Audio oscillators produce Alternating Current as it oscillates across a zero crossing. To properly patch the signal into a listening source an AC coupling circuit needs to be added to remove unwanted DC offset. DC components happen in the positive range, with the help of a capacitor the signal can be offset to be more audio friendly2. Just like a speaker cone it needs to push forwards and backwards to vibrate, without AC coupling the speaker would just push forward, causing unwanted clicks3.

Figure 5. Schematic showing Hex Schmitt trigger,

Figure 5. Schematic showing Hex Schmitt trigger, Non-inverting voltage follower, AC Coupling, Control voltage.

Basic CV

Adding voltage control to the circuit is relatively simple. The best option for changing pitch is to change the resistance value, to which we have many options such as an LDR or a potentiometer, however, the classic solution is to use a transistor. In this case, we are going to use a BC548 NPN Bipolar Junction Transistor. Read a little more about NPN transistors here and BJT transistors here

To do this we must first replace the drain resistor, by connecting the collector at the junction of the capacitor, diode and Schmitt trigger, while the emitter connects directly to the ground. By varying the voltage at the base of the NPN transistor, using a variable voltage divider, we can change the speed at which the capacitor drains through the emitter, varying the pitch. It is important to add a resistor in series with the potentiometer, this will protect the transistor in case the pot is opened completely, supply the transistor with 12v from the power supply.

This is a very basic implementation, and if you have been following along you may notice the pitch is only affected by a tiny voltage range, and it is quite hard to control. This is due to scaling and offset issues that we will correct in the next instalment. We will also look at improving the stability of the instrument, currently, ambient temperature is affecting the tuning.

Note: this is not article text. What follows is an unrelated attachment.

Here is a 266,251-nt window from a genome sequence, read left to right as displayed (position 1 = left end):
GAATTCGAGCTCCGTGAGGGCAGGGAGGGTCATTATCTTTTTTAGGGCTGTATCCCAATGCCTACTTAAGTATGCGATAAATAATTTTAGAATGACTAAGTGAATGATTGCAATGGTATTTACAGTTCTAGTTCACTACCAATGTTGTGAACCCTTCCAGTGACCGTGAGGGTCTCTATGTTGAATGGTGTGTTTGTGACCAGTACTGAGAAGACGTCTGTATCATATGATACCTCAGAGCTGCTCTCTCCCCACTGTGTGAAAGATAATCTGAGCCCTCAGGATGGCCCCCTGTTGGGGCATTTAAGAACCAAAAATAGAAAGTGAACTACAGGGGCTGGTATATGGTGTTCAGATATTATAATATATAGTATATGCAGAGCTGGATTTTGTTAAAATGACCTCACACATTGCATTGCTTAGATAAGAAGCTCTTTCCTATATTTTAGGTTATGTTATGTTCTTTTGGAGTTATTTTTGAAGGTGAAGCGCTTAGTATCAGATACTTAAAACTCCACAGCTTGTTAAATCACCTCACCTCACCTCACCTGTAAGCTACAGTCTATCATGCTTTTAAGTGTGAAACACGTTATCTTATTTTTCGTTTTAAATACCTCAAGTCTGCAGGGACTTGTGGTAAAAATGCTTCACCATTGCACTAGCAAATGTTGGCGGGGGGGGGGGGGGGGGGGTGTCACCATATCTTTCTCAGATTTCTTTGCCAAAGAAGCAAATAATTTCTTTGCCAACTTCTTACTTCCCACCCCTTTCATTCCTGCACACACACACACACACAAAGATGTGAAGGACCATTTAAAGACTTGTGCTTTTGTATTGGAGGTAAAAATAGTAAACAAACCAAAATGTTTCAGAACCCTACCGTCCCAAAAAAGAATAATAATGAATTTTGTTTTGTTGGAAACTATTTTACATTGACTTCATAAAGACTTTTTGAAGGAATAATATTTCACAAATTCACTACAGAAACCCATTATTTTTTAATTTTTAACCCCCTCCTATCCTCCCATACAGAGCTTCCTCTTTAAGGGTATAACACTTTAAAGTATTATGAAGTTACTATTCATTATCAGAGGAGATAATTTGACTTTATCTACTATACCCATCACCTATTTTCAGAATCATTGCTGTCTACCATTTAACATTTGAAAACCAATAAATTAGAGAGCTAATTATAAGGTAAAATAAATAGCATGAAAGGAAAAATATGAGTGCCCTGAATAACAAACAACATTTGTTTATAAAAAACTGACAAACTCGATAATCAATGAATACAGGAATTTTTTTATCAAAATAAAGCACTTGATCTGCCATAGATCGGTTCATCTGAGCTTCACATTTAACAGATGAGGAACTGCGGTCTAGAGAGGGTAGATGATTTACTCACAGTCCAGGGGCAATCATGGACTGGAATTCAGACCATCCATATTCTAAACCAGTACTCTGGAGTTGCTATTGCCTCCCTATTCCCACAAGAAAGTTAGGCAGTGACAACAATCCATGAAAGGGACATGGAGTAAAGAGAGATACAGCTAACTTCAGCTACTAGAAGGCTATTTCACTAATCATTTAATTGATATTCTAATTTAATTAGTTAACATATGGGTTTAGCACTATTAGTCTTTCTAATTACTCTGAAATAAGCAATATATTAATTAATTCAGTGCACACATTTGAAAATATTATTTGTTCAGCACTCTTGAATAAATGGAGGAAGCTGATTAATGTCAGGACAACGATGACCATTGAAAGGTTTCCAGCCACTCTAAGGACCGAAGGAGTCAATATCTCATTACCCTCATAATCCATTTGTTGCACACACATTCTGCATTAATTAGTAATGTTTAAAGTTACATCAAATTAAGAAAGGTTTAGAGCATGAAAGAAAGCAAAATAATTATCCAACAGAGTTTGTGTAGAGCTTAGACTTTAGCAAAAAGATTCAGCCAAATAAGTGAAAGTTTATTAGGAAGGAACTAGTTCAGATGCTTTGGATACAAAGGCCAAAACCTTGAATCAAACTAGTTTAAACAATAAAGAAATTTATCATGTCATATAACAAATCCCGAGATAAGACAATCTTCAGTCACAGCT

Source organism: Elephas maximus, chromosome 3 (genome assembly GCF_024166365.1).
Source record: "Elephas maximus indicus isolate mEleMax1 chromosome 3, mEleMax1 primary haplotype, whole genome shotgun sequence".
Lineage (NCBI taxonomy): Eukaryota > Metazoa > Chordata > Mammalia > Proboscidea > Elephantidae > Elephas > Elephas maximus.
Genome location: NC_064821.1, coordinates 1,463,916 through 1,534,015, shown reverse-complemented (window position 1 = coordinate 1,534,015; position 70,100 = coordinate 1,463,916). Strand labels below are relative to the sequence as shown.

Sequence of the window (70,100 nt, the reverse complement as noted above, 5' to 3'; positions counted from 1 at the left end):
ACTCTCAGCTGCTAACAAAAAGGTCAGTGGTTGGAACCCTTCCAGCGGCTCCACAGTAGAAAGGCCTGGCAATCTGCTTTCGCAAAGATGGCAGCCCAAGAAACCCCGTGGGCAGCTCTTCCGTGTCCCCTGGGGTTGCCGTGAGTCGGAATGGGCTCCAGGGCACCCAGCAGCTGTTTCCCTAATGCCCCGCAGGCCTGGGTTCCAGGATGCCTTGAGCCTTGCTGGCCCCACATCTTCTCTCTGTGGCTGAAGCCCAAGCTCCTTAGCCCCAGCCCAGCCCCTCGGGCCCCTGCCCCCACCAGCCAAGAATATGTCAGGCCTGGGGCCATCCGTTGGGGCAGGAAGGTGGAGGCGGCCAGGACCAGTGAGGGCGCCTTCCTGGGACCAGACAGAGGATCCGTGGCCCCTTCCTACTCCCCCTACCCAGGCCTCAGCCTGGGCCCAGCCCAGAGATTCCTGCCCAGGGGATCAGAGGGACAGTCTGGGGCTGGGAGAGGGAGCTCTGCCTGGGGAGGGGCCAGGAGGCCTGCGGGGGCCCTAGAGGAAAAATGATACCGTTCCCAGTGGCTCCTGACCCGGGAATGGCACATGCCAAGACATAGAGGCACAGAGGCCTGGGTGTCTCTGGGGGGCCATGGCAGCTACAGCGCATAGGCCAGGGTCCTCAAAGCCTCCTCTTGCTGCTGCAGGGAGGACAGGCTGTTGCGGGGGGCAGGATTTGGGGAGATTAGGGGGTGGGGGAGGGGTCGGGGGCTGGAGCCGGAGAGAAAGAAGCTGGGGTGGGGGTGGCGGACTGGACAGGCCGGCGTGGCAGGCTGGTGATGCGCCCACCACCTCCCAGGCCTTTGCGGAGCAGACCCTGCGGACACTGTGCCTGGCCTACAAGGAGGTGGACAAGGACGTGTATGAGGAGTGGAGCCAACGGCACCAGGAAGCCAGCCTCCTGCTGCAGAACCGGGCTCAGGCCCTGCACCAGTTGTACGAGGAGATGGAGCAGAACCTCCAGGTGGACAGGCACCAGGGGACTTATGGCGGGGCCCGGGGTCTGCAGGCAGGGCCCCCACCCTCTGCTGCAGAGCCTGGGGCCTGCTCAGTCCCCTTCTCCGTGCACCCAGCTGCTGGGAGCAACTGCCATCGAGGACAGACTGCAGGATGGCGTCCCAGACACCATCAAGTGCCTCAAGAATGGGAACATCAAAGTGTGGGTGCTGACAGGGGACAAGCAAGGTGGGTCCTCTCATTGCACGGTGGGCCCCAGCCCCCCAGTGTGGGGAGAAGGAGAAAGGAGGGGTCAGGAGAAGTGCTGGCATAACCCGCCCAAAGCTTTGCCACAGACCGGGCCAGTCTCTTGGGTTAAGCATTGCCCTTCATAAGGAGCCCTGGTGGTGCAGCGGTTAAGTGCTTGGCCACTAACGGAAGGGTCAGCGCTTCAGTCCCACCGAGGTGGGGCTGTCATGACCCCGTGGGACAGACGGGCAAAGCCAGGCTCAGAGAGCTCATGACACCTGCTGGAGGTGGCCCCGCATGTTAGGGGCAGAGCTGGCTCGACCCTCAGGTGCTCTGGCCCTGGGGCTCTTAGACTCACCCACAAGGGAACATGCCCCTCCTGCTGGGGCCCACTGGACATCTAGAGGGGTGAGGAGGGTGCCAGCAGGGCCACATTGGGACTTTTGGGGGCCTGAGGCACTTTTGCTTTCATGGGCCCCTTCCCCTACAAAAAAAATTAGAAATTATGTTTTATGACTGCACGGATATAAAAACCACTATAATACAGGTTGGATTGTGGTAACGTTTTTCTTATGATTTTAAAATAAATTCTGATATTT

Figure 6. Breadboard diagram

Figure 6. Breadboard diagram

Parts list:


Blake Jacquot. “AC Coupling.” YouTube, uploaded by Blake Jacquot, 2 July 2012,

Marty. “How Do Speakers Work? A Speaker Guide For Everyone – With Diagrams.” Sound Certified,, 6 May 2021,

Robbins, Michael. “Op-Amp Voltage Buffer Chapter 7.2.” Ultimate Electronics Book, 30 July 2020,

Join Kieran as we take a look at the latest tools and technology RS Ireland has to offer. Interested in 3D printing, microcontrollers, electronics design, Industrial tools and programming.

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[Comment was deleted]

[Comment was deleted]

November 16, 2021 08:02

I dropped Figure 1 into an LTspiceXVII model and ... nothing.
Works with D1 reversed, though, which makes sense with the topology.

Figure 5 also has some issues: You state "supply the transistor with 12v from the power supply", but nowhere is shown where that should be. Probably the top of R3, but as Mike said, "Attention to detail..."!

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November 24, 2021 08:05

I had the same problem with the generic inverting Schmitt trigger in LTspiceXVII. I added the CD4000.lib and got good results with the diode as shown--I had to include the SPICE directive ".inc CD4000.lib" (shortcut 's' while building the circuit) to make it simulate correctly. A control voltage of 0.49V to 0.89V created oscillations in the simulation.

November 15, 2021 15:23

I think this could be a lovely little article, however, if it was the intention that people follow along and construct the breadboard circuits then a little more care in listing the components and labelling the diagrams and layouts would not go amiss.
For example, the component listing in Part Two: Making basic noise gives the values of R1 and R2 as 10k but the breadboard layout shows there to be 3 resistors each 100k and one resistor of 200k (not a preferred value).
OK call me picky but attention to detail is all important.